Though she’s not a doctor, Daphne Tully has been an important part of the healing process for patients at Sunnybrook for more than three decades.
Daphne, now 93, is a volunteer and watercolour artist whose artwork appears throughout the hospital, including on the ceiling tiles. These tiles are installed in patient care areas such as emergency, X-ray, chemotherapy and radiation rooms.
“They’re in every room possible,” says Daphne, who has painted about 30 tiles. She’s been around long enough to see in practice what science has now established − that there’s a connection between visual art and the brain’s ability to alleviate stress, anxiety and pain. Art provides a chance for patients to go to another place − a respite on the often long road to recovery following a life-changing event, such as a cancer diagnosis or a traumatic injury. And ceilings and bare hospital walls have proven to be prime real estate for helping improve the patient experience.
Daphne’s art doesn’t just make life brighter for patients, employees and visitors. It has also become an important part of the fundraising mix at Sunnybrook. She has been selling cards featuring her watercolours since 2008. Last year alone, Daphne sold about 200 packs. Over the years there have also been corporate requests for large purchases. One organization ordered 1,000 cards.
For Christmas, cards are printed from paintings by local artists entered in a competition every year organized by Daphne. These are sold in packets of 10 in the gift shop and around the hospital for the holidays. Daphne’s watercolours of Mclean House, Vaughan Estate, the historic Kilgour House, the hospital and the Odette Cancer Centre are sold in packets of 10 year round in the gift shop.
“It’s very gratifying when people buy the cards,” says Daphne. “I’m very pleased to help. It’s a constant thing; the hospital can use the cards for fundraising forever. It’s very, very special.”
Through the Sunnybrook Volunteer Association, ceiling tiles can be sponsored by donors and come with a plaque, complete with the artist’s name and information about the work. With a $125 donation, one of the four-feet-by-two-feet ceiling tiles can be customized and hung in the hospital.
Daphne hasn’t always been a painter, but after hearing a CBC radio interview with famed Hungarian-Canadian-American watercolourist Zoltan Szabo one day in the early 1970s, she resolved to pick up a brush and take a course. She says painting in oil or acrylic is fine, but watercolours present a unique challenge because they move. “Sometimes,” she says, “they go where you don’t want them to go.”
“A lot of people get discouraged if they don’t paint a masterpiece after the first class,” says Daphne, whose kitchen acts as her studio. “I’m a very determined person, and I was fortunate to take one or two workshops with Szabo. He said most people have it quite wrong when it comes to painting. He said anyone can do it. You just have to keep at it.”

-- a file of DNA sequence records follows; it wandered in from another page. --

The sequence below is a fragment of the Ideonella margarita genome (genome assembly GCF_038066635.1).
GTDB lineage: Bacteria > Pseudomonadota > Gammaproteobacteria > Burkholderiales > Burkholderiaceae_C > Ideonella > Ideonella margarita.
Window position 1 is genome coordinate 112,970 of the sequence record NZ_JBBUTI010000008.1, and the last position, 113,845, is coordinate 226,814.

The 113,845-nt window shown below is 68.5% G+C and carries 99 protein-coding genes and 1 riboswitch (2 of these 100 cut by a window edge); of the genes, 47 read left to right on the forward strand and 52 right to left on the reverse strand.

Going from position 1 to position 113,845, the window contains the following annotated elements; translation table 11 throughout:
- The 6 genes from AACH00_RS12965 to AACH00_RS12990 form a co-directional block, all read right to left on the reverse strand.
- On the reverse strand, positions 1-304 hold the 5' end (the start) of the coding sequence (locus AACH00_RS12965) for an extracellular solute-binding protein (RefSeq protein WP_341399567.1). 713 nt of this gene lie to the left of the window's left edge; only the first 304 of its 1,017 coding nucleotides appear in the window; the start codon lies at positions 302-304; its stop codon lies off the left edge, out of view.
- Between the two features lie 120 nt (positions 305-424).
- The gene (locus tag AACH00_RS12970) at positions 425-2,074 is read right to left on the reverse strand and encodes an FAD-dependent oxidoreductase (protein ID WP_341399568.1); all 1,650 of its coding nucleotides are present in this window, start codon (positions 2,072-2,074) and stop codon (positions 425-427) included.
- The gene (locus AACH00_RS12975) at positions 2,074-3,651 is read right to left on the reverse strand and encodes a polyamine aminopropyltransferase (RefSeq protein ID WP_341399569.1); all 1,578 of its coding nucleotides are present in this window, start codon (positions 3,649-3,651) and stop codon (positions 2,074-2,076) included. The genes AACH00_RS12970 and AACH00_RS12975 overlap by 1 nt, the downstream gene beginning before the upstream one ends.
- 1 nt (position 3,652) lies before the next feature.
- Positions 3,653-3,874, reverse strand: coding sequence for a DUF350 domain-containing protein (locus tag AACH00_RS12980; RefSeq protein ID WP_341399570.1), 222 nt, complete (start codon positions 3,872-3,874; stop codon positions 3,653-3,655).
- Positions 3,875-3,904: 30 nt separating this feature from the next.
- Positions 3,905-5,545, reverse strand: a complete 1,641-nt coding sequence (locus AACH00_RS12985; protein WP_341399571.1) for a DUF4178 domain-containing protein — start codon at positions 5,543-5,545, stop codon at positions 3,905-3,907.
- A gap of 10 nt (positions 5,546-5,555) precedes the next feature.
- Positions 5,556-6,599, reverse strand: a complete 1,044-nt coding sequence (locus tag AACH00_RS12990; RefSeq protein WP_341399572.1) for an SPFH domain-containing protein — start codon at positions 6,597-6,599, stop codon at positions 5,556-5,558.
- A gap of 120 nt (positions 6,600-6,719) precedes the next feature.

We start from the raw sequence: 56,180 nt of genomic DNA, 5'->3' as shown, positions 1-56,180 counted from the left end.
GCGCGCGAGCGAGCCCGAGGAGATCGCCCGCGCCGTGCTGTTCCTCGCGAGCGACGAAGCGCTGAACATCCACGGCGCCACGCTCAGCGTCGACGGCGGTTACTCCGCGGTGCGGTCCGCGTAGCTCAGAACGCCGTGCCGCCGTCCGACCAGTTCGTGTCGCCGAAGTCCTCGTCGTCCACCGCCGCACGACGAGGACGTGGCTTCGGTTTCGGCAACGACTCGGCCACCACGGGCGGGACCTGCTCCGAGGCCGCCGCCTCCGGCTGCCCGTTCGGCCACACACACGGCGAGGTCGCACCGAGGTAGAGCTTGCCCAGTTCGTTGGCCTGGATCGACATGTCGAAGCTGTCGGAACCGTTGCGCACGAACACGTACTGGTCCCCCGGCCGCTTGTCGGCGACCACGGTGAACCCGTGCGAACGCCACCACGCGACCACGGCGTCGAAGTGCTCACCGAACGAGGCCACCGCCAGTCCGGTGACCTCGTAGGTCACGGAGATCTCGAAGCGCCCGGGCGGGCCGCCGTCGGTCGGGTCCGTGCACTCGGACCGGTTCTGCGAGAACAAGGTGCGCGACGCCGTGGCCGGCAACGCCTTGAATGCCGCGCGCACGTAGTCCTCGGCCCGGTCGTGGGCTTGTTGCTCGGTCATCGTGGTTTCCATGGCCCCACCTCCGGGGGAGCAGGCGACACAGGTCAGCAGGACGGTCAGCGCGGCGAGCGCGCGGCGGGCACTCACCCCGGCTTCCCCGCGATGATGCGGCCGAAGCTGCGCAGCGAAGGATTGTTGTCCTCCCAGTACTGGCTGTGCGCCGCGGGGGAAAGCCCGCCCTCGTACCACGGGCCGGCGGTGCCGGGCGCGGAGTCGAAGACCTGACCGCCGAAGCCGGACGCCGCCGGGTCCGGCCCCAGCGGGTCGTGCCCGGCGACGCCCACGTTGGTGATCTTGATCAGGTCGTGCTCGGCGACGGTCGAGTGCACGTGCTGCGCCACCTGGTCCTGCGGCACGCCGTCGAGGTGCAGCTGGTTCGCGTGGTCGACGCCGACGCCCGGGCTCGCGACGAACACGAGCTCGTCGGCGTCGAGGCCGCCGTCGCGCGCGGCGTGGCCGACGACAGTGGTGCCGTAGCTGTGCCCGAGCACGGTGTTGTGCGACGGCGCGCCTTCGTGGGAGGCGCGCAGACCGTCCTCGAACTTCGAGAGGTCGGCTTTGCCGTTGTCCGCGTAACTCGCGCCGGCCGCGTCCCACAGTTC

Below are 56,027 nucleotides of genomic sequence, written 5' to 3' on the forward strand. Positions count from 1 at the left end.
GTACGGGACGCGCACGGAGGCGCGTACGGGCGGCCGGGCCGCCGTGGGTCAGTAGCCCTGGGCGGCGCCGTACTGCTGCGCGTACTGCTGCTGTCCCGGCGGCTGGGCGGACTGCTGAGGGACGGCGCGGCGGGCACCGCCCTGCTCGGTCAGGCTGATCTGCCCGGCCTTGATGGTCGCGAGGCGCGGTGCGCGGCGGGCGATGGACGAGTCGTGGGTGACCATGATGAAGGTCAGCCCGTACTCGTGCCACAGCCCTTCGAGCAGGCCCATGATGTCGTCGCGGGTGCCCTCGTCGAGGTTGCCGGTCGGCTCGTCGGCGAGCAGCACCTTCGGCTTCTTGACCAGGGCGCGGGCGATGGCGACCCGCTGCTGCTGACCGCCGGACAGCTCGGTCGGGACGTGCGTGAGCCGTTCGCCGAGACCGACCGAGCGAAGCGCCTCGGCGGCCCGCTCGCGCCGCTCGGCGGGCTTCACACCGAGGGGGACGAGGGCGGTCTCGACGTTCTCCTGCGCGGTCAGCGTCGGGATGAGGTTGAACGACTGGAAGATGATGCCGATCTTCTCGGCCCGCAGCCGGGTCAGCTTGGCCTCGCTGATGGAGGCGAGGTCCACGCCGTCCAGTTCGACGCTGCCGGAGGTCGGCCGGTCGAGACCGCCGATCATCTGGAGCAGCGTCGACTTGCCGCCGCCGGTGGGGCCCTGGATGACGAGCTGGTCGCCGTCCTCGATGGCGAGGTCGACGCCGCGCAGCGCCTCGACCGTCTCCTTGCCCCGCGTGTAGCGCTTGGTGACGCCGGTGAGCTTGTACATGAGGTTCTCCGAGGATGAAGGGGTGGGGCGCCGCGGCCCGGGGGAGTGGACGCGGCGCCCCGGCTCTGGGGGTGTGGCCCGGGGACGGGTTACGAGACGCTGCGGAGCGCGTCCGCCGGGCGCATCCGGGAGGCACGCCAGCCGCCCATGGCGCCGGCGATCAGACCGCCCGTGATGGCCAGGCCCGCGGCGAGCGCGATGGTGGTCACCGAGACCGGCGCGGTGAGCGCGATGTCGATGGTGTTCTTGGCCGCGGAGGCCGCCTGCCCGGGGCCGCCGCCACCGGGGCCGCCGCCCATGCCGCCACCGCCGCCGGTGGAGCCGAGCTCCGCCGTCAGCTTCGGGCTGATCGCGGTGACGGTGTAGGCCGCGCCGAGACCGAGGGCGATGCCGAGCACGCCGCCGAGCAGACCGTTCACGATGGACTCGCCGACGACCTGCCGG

Determination defines Daphne’s extraordinary volunteer journey at Sunnybrook. Her first role, long before the age of smartphones, tablets and on-demand video, was working on a pilot project to help patients access television service during their stay.
She remembers first being approached to volunteer at the hospital.
“A very good friend asked, ‘Can you start this afternoon?’ I said, ‘No, but I can come in tomorrow,’” she says. It’s been a great match ever since.
It was around that time that Daphne convinced her husband, Stan, to join her as a Sunnybrook volunteer. The two of them logged a remarkable 60-plus years of volunteer service, including 25 years together. Sadly, Stan passed away in February 2015. They had been married for 65 years.
“Daphne’s caring, creativity and commitment to Sunnybrook exemplify the true spirit of volunteerism,” says Katherine Alexopoulos, director of volunteer resources at Sunnybrook. “She and Stan initiated and led numerous projects that have had so many positive impacts at the hospital. If it’s about helping to improve the patient experience in some way, Daphne’s attitude has always been, ‘We can do this!’ She is well-loved, well-known and admired for her many contributions and accomplishments.”
A hospital can be a sterile and imposing place. The painted ceiling tiles offer warmth and colour, and there are now almost 600 of them to help Sunnybrook patients on the road to recovery.
One patient in particular had a lasting impression on Daphne. “She had been in a car accident and could not move,” recalls Daphne.
“She could only move her eyes. She said, ‘I really love dolphins.’ I had never drawn a dolphin in my life, but she was absolutely delighted with the ceiling tile. She took it with her when she left, and I will always have that connection with her.”
During the SARS outbreak in Toronto in 2003, there were extensive restrictions on family and friends visiting patients, and everyone was under stress.
“We were the only volunteers,” she says. “The nurses, staff and patients really appreciated looking at the art at that time.”
Whether it’s painting old stone houses or recreating van Gogh’s The Starry Night, Daphne says she loves to help bring colour into patients’ lives – and critical fundraising dollars to Sunnybrook.
“It’s such a worthwhile thing to do,” she says. “It has made such a difference in my life to have the chance to help the hospital and help the patients.”
Watch a video featuring Daphne and her artwork (filmed in 2011):
Photograph at top by Doug Nicholson